The origins of Wilmington go back to Fort Christina, founded by the
Swedes in 1638. The whole region was essentially a
trading center from the time of its founding through the end of the eighteenth century. By 1675, control of the region had passed from the
Dutch to England (having passed from the Swedes to the
Dutch in 1655 after a short and essentially bloodless "fight"), though
many of the original Swedish and Finnish settlers still remained.
Much of the land was broken into large parcels controlled by a relatively
small number of Swedish, Finnish, and Dutch colonists. Around the turn
of the century,
Quakers who followed William Penn to North America began to settle
in Penn's Woods, including the region around the old
Fort Christina. Large parcels of land were in turn purchased by some of
these English settlers.
Englishman Andrew Justison bought up some of this land, mostly from
the sons of the original settlers. He eventually owned a large tract of
land between the Christina River and the Brandywine River. Around
1730, Justison wanted to establish a new town, and he had it surveyed
and split into smaller plots which he started to sell off in 1732. In
1734, Justison's son-in-law Thomas Willing began helping him lay out
and plan this new town, which was christened "Willingtown." The
town itself was meant to be a market, milling center, and gathering
regional farmers, and a service port for shipping up the Delaware River.
In early 1735, a Quaker named William Shipley visited Willingtown, liked
the place, and started buying land of his own in town. He moved his family
there to a small brick house in the autumn of that year, and into a larger
mansion the following year. Many Quakers followed Shipley to the region,
and so the fledgling city started out as more of a Quaker town than a
Swedish or Dutch one.
Things got interesting after Shipley moved to town.
He was a fairly rich businessman, and wanted to turn the city into a
commercial center. Willing
had planned for a market center on what was then Second Street, but
construction never started because none of the families already there would
front the construction costs. Shipley built his own market on Fourth Street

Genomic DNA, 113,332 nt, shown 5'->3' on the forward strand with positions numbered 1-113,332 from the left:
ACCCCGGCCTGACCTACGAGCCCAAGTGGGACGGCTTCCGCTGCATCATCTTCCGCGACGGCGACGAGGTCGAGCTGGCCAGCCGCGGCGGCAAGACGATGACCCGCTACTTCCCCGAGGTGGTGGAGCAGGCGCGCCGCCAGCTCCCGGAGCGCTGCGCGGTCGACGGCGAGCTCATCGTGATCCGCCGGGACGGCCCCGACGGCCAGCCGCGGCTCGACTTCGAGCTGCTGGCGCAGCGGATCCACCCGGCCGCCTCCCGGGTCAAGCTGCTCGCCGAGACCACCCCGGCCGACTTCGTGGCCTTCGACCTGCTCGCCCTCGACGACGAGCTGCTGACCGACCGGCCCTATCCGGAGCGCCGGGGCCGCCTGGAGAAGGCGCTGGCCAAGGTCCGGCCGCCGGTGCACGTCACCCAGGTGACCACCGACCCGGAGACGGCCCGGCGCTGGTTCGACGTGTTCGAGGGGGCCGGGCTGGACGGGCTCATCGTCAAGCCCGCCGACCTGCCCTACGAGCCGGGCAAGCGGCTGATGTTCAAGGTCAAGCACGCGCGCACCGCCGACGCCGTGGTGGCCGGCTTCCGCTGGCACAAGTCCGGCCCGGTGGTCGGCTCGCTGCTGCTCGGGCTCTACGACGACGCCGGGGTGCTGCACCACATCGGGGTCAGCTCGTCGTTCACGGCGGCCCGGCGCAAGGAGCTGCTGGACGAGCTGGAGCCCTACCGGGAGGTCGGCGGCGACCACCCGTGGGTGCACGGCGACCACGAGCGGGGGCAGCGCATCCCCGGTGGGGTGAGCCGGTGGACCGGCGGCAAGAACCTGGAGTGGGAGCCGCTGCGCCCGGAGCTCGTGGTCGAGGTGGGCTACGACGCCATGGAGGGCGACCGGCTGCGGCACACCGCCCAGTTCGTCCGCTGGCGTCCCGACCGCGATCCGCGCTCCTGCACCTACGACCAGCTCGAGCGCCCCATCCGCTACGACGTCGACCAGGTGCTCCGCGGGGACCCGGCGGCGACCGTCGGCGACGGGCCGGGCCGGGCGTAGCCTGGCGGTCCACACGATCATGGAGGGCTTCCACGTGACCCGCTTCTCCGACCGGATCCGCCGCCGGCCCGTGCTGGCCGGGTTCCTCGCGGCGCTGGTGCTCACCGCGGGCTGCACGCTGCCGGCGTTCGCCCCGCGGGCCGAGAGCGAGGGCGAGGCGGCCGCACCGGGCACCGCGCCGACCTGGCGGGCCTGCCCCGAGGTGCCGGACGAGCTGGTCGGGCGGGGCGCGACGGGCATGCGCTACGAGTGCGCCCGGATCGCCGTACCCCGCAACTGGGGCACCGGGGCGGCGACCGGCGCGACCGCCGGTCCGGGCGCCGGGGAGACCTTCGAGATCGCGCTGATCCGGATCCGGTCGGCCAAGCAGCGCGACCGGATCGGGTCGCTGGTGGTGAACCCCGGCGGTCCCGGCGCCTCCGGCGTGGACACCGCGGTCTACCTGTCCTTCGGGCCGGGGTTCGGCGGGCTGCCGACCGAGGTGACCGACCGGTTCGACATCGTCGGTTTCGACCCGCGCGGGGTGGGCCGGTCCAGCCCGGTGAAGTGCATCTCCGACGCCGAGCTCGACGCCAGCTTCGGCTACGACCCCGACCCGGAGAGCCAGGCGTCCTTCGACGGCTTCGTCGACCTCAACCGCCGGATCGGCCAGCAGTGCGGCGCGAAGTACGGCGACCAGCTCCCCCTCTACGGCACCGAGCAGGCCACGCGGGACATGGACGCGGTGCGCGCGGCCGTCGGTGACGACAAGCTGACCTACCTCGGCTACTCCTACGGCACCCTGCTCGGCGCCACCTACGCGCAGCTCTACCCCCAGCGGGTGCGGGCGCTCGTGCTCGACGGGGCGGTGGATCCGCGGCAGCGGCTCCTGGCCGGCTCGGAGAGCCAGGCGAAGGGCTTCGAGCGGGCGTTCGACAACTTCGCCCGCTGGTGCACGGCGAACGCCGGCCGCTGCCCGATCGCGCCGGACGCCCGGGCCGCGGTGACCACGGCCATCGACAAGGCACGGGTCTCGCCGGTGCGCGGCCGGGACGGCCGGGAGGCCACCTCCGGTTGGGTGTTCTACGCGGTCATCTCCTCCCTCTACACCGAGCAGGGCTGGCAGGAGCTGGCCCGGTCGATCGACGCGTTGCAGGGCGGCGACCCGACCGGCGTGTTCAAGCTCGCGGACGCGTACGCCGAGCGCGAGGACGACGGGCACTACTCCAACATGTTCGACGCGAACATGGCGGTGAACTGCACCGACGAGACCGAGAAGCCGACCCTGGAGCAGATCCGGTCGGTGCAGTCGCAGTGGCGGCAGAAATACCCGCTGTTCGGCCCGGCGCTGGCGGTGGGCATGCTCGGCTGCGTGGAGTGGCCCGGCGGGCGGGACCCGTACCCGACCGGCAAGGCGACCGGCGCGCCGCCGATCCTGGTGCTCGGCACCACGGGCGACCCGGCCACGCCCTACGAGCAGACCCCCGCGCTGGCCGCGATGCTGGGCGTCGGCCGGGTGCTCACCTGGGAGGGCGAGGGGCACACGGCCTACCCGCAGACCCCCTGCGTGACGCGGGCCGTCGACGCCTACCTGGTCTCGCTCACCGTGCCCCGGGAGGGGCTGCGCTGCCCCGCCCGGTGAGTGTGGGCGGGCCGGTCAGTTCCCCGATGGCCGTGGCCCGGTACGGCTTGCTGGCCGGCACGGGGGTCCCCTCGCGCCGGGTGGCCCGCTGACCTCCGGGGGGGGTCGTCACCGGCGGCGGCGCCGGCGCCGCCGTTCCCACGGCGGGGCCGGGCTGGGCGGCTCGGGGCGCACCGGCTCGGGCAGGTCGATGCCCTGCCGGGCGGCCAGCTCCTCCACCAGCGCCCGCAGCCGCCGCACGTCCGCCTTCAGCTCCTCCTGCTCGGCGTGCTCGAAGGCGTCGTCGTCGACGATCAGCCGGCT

with his own money, so many of the local families fell in behind Shipley
rather than Willing. However, other residents (including Willing) finally
built a (much fancier) market of their own on the planned site, resulting
in some unpleasantness. In November of 1739, when the town received its
charter from Thomas Penn, the markets were ordered to operate on
alternating days of the week (Saturdays at Shipley's, Wednesdays at Willing's)
and alternating seasonal festivals (Spring Fair at Shipley's, Fall Fair at
Willing's). It was around this time that the town proprietor changed the
name from Willingtown to Wilmington, probably as much a
misprint of Willing-town as a tribute to the English Earl of Wilmington,
Spencer Compton. Shipley was elected the
first chief burgess of the town immediately after the charter.
The town developed rapidly after that, quickly surpassing the older nearby town
of New Castle, which went into an economic decline as the newer city's
port was more convenient. Wilmington actually grew a little too quickly,
because it became a haven for smugglers of rum and tobacco due to its many
convenient secluded waterways. The smugglers would then head into town to
party, resulting in the construction of a jail -- with stocks and
whipping post -- in 1740. A library was founded in 1754 and a
printing press installed in 1761. A formal town hall was finally erected
in 1774. Shortly after
that, the American Revolution broke out which Delaware participated
in wholeheartedly, mainly because of the tax on ports and shipping. The
first president of the First State during the war was John McKinly, a
burgess of the City of Wilmington.
I'll only cover up to the American Revolution here, as it makes a sensible
and convenient stopping point.
Source: A neat little book called Delaware: A Guide To The
First State written by the Federal Writers' Project under the
Works Progress Administration in 1938.
This was the revised edition of Jeannette Eckman, published as part of the
American Guide Series, Hastings House, New York, 1955.